In the absence of a specific provision in the plan, the availability of the relief of Force Majeure would depend on the ability of the resolution applicant to satisfy the test laid down under Section 56 of the Indian Contract Act, 1872 i.e. if the resolution applicant is able to factually demonstrate before a court that the purpose and underlying principles of the plan have been eroded/frustrated and the performance under the plan has become impossible. The essential element for a claim of frustration is impossibility of performance of its obligations and the party claiming frustration carries the burden of proof. In this context, it is important to remember that performance of the contract (in this context may be read as plan) becoming onerous or change in circumstances do not lead to frustration of the obligations in terms of the plan (Alopi Parshad and Sons Ltd. v. Union of India) – it will have to be proved on facts that the frustrating event has made implementation of the plan impossible. Similarly, the ability of the resolution applicant to back out from a plan already placed for approval before the CoC/approved by the CoC or pending approval of the AA would depend on the above-mentioned factors. Further, the possibility of invocation of the bid bond guarantee in the absence of a Force Majeure provision in the plan cannot be ruled out. Resolution plans are usually unconditional and irrevocable and generally do not contain a Force Majeure clause. In our view, therefore, it would be important to seek an extension of time for implementation of the plan from the NCLT and/or the CoC, as the case may be. In view of the nature of the pandemic, the courts should be lenient in matters relating to extension of time or suspension of performance during the lock down period. However, backing out of an approved plan in the absence of a specific provision of force majeure which clearly absolves the resolution applicant from performance, may be difficult to achieve.
Would the CoC be entitled to invoke the performance bank guarantee in view of non-implementation of the plan during the lockdown period?
This will depend on whether there is a Force Majeure clause in the plan which clearly covers the pandemic. In the absence of such provision, the CoC would, unless restrained by an order of a court of law, be legally entitled to invoke the performance bank guarantee. It is therefore important to enter into negotiations with the CoC for extension of time and/or seek directions from the AA for extension of timelines. Further, it may be advisable to apply to the AA for an order restraining invocation of the performance bank guarantee. The NCLT Principal Bench, New Delhi, Camp at Chennai is hearing urgent matters and an application of this nature should qualify as an urgent matter. In this context it may be stated that courts are usually reluctant to interfere in matters relating to invocation of the performance bank guarantee unless it can be demonstrated that such invocation is fraudulent or would result in irretrievable harm or injustice. In view of the ongoing pandemic, the courts are likely to take a view that invocation of the performance bank guarantee would cause irretrievable harm or injustice. In a situation where the performance bank guarantee has already been invoked, the applicant may approach the AA seeking relief against such invocation. The tribunal should be lenient in granting relief against such invocation in view of the pandemic.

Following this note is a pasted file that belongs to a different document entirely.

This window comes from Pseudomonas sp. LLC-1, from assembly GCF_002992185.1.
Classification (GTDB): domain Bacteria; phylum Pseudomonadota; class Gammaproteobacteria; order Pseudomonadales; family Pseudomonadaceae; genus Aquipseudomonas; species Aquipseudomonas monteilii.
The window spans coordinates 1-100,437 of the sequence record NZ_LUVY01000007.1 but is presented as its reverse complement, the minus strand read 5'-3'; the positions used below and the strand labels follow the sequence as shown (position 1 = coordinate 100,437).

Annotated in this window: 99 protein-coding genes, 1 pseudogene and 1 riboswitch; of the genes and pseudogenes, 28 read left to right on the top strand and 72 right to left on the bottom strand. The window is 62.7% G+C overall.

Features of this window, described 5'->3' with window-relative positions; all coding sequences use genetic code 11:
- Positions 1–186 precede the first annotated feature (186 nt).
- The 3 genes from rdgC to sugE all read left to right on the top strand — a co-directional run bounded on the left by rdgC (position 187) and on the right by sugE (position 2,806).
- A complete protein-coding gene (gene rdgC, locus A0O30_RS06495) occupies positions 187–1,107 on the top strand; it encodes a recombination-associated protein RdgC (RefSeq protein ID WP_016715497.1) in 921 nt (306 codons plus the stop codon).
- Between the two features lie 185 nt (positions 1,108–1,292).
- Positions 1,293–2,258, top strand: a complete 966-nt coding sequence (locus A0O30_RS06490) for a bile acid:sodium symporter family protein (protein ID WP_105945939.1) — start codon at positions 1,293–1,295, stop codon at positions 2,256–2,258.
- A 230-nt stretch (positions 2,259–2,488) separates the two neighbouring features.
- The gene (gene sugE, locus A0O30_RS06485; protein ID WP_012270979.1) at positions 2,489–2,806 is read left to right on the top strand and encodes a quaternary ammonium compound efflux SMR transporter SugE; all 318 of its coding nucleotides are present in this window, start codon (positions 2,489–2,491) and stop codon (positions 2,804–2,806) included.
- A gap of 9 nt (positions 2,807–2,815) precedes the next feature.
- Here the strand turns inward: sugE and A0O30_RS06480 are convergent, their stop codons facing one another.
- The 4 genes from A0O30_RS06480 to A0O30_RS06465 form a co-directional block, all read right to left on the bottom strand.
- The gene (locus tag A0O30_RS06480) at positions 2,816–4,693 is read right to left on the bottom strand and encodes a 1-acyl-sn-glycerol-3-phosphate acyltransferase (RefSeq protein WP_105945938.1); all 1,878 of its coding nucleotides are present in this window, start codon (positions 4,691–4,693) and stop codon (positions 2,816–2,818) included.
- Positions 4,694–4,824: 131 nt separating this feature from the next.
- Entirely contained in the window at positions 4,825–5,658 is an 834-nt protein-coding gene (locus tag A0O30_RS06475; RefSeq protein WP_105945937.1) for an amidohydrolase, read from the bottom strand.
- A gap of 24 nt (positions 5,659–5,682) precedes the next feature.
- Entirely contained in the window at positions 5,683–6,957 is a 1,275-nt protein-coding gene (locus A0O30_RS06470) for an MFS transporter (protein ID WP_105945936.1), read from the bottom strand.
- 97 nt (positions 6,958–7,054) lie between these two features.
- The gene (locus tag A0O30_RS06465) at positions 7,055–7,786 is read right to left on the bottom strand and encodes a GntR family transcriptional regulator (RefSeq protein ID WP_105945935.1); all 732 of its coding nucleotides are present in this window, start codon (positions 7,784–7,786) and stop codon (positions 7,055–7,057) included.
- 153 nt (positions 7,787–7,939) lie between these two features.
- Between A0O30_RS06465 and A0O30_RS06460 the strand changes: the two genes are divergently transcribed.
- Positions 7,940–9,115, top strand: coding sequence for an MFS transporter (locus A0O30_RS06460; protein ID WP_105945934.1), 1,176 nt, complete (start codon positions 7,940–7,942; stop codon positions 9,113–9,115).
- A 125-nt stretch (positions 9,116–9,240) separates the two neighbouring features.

What is the implication of COVID-19 on the threshold requirement for initiating CIRP or liquidation of corporate persons?
In order to prevent triggering of CIRP against the MSME sector, the ministry of corporate affairs has issued a notification dated March 24, 2020 whereby the threshold of default under Section 4 of the Code has been increased to INR 1 crore from the existing threshold of INR 1 lakh.
What are the extensions in timelines that have been provided under the IBBI (Insolvency Professionals) Regulations, 2016 (IP Regulations)?
The IBBI has pursuant to an amendment dated March 28, 2020 to the IP Regulations provided the following reliefs under the IP Regulations: (a) For the financial year 2019-2020, the resolution professional and/or insolvency professional entity (IPE) is allowed pay his/its annual fee for maintaining his/its registration with the IBBI on or before June 20, 2020 instead of April 30, 2020; and (b) If an individual joins or ceases to be a director or partner of an IPE during the period between March 28, 2020 to December 31, 2020, then IPE can intimate IBBI within 30 days instead of 7 days.
Are urgent matters being heard by the AA? Has any procedure been prescribed for hearing urgent matters?
The NCLT, Delhi on March 22, 2020 issued a notice to the effect that in case of unavoidable urgent matters, on application by the aggrieved party, through email to the registry NCLT Chennai, after service of notice to the other side, the Hon'ble Acting President sitting singly at Chennai will examine and pass necessary orders on Wednesday and Friday. Parties/counsels will not be provided an opportunity to make oral submissions. Application shall be verified by the respective counsel through affidavit by mentioning their bar enrolment number and the above process should not be abused. The application/communication shall be sent to the email id of Registrar, NCLT Chennai from the email id of respective counsel. Hearings are being conducted through video conference and issues being decided forthwith. On April 7, 2020, the NCLT Delhi has issued a further notice directing parties to file joint memo of written submissions to avoid delays, avoid filing reply and rejoinder and memo and to arrive at decisions quickly. However, in the event the situation demands grant of ad-interim relief by NCLT even before filing of the memo, non-filing of the memo will not become a hindrance to NCLT in granting such relief.
Have any guidelines been issued on what constitutes urgent matters?
The NCLT has not issued any guidelines on what constitutes urgent matters. However, it has in its notice dated March 22, 2020 stated that in so far as matters under the Code is concerned, extension of time, approval of resolution plan and liquidation will not be construed as urgent matters. These matters will be taken up as soon as regular benches start functioning, until such time such applications shall not be filed.